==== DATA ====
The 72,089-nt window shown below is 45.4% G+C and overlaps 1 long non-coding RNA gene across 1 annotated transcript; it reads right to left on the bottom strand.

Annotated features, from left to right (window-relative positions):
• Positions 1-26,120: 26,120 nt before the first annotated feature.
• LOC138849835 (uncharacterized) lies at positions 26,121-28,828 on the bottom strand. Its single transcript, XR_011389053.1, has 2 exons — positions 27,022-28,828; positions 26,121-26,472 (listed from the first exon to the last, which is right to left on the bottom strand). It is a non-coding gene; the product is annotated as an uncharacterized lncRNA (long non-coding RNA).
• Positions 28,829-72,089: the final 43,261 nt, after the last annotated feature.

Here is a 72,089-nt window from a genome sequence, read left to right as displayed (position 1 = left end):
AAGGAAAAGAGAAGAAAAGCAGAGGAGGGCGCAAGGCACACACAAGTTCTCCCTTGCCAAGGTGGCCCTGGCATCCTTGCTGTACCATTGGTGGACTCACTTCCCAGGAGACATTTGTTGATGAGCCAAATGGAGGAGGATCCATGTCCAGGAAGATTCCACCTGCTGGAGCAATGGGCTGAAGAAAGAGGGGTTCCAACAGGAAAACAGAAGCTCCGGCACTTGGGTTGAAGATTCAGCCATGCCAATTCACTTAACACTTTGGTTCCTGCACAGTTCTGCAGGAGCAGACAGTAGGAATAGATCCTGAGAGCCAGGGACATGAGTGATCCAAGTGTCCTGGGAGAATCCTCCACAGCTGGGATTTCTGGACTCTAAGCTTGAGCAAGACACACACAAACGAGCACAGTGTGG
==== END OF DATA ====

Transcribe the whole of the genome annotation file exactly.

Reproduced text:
The 72,089-nt window shown below is 45.4% G+C and overlaps 1 long non-coding RNA gene across 1 annotated transcript; it reads right to left on the bottom strand.

Annotated features, from left to right (window-relative positions):
• Positions 1-26,120: 26,120 nt before the first annotated feature.
• LOC138849835 (uncharacterized) lies at positions 26,121-28,828 on the bottom strand. Its single transcript, XR_011389053.1, has 2 exons — positions 27,022-28,828; positions 26,121-26,472 (listed from the first exon to the last, which is right to left on the bottom strand). It is a non-coding gene; the product is annotated as an uncharacterized lncRNA (long non-coding RNA).
• Positions 28,829-72,089: the final 43,261 nt, after the last annotated feature.

Here is a 72,089-nt window from a genome sequence, read left to right as displayed (position 1 = left end):
AAGGAAAAGAGAAGAAAAGCAGAGGAGGGCGCAAGGCACACACAAGTTCTCCCTTGCCAAGGTGGCCCTGGCATCCTTGCTGTACCATTGGTGGACTCACTTCCCAGGAGACATTTGTTGATGAGCCAAATGGAGGAGGATCCATGTCCAGGAAGATTCCACCTGCTGGAGCAATGGGCTGAAGAAAGAGGGGTTCCAACAGGAAAACAGAAGCTCCGGCACTTGGGTTGAAGATTCAGCCATGCCAATTCACTTAACACTTTGGTTCCTGCACAGTTCTGCAGGAGCAGACAGTAGGAATAGATCCTGAGAGCCAGGGACATGAGTGATCCAAGTGTCCTGGGAGAATCCTCCACAGCTGGGATTTCTGGACTCTAAGCTTGAGCAAGACACACACAAACGAGCACAGTGTGG